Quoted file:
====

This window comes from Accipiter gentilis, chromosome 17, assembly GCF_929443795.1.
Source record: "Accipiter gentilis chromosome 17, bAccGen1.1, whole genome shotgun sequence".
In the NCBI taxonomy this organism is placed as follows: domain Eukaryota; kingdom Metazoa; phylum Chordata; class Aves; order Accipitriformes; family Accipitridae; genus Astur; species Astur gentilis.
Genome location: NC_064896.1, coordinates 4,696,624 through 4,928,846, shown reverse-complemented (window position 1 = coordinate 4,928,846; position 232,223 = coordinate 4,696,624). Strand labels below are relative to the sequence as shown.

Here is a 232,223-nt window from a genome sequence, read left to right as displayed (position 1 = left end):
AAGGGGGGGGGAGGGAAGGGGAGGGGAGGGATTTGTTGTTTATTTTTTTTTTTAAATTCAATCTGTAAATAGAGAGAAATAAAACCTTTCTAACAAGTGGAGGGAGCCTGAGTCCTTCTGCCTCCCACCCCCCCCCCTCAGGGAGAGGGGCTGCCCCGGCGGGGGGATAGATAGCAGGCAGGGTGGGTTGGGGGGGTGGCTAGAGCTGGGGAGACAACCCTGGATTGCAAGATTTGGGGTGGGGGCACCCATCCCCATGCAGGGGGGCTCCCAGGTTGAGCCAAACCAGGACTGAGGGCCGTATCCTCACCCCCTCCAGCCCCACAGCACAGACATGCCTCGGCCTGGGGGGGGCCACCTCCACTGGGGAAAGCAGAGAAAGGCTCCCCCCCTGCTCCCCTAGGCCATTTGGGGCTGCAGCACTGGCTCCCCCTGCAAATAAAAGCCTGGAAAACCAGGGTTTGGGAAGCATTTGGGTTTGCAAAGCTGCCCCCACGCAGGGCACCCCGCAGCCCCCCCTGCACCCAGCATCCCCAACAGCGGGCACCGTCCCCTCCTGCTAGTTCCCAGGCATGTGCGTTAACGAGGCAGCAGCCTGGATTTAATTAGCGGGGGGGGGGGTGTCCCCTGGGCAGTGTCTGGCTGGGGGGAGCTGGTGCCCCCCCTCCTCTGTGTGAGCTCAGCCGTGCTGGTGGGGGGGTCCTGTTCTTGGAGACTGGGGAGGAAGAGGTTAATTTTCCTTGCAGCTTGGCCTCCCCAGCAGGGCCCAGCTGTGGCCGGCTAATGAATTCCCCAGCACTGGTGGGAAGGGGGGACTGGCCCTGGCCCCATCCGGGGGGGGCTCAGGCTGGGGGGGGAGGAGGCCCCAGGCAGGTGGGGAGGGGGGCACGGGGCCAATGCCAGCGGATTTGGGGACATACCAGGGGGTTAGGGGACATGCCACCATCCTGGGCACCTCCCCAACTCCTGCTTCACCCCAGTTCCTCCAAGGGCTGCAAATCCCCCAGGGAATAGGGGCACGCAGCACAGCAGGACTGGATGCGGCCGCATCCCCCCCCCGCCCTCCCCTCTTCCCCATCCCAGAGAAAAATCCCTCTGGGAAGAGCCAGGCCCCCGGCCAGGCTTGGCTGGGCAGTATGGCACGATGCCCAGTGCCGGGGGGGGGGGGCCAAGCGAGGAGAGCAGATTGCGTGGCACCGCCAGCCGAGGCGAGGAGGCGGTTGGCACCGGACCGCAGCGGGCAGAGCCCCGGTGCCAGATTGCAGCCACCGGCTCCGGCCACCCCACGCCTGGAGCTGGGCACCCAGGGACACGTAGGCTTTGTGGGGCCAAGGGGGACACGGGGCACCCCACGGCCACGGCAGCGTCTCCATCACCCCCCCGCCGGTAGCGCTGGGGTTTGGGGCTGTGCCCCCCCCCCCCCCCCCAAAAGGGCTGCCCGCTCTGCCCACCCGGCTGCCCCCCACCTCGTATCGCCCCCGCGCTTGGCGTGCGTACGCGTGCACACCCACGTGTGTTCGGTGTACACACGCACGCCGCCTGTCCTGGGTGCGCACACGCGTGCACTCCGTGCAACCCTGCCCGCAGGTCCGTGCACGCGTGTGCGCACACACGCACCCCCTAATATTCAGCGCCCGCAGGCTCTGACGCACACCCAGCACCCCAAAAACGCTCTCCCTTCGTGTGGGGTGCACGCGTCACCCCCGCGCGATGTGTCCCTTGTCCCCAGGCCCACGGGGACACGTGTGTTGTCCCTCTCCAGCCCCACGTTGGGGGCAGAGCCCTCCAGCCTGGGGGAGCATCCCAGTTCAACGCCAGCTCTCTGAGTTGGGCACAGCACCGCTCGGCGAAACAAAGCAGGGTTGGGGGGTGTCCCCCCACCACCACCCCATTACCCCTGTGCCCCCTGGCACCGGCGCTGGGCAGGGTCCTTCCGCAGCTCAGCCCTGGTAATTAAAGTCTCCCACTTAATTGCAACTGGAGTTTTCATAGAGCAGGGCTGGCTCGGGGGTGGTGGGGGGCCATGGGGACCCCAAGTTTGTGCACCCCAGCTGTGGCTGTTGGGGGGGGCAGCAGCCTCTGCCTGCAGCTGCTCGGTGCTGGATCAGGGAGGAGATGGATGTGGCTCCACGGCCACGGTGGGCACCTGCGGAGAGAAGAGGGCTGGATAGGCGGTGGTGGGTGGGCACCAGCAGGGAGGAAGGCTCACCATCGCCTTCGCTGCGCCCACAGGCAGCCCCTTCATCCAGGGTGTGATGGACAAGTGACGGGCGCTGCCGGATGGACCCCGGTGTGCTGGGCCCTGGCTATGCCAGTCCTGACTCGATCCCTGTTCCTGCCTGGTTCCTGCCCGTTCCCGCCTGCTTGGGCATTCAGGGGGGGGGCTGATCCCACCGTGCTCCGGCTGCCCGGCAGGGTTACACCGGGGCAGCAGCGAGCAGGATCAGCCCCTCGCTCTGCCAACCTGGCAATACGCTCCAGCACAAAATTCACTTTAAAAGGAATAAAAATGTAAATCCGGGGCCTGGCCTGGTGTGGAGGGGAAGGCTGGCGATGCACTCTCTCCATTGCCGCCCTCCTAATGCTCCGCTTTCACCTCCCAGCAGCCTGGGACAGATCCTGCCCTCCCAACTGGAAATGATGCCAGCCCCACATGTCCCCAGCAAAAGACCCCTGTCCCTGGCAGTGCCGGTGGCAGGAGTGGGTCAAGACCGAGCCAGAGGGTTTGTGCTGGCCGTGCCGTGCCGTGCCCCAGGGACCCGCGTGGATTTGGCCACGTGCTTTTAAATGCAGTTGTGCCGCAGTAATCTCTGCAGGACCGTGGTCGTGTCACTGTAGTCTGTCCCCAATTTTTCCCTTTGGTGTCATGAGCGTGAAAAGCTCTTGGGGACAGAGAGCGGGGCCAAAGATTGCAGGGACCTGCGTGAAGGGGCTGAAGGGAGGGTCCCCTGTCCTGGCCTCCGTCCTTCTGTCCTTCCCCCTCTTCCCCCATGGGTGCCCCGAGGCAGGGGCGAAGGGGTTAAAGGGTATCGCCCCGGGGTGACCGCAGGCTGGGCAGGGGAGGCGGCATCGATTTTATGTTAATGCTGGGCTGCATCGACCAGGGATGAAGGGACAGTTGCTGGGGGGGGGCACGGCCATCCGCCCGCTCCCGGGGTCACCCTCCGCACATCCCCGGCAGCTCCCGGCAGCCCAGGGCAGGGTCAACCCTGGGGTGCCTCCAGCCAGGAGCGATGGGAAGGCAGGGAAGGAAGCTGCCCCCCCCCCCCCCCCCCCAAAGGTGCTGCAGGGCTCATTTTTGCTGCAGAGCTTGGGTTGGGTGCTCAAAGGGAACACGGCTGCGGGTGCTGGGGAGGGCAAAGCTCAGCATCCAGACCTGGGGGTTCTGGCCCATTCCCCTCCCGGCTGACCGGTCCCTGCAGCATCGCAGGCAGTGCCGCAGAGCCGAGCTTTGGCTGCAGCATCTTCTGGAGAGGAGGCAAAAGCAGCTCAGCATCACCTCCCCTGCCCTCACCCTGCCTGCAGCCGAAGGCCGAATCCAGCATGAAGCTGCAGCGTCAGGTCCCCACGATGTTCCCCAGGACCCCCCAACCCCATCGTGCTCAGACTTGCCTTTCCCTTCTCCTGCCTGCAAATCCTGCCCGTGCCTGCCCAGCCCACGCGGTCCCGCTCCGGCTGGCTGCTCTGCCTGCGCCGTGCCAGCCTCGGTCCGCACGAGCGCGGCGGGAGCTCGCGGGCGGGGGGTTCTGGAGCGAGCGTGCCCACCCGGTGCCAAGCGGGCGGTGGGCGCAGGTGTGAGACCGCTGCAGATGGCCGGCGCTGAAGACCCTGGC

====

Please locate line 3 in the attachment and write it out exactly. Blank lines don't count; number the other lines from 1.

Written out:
In the NCBI taxonomy this organism is placed as follows: domain Eukaryota; kingdom Metazoa; phylum Chordata; class Aves; order Accipitriformes; family Accipitridae; genus Astur; species Astur gentilis.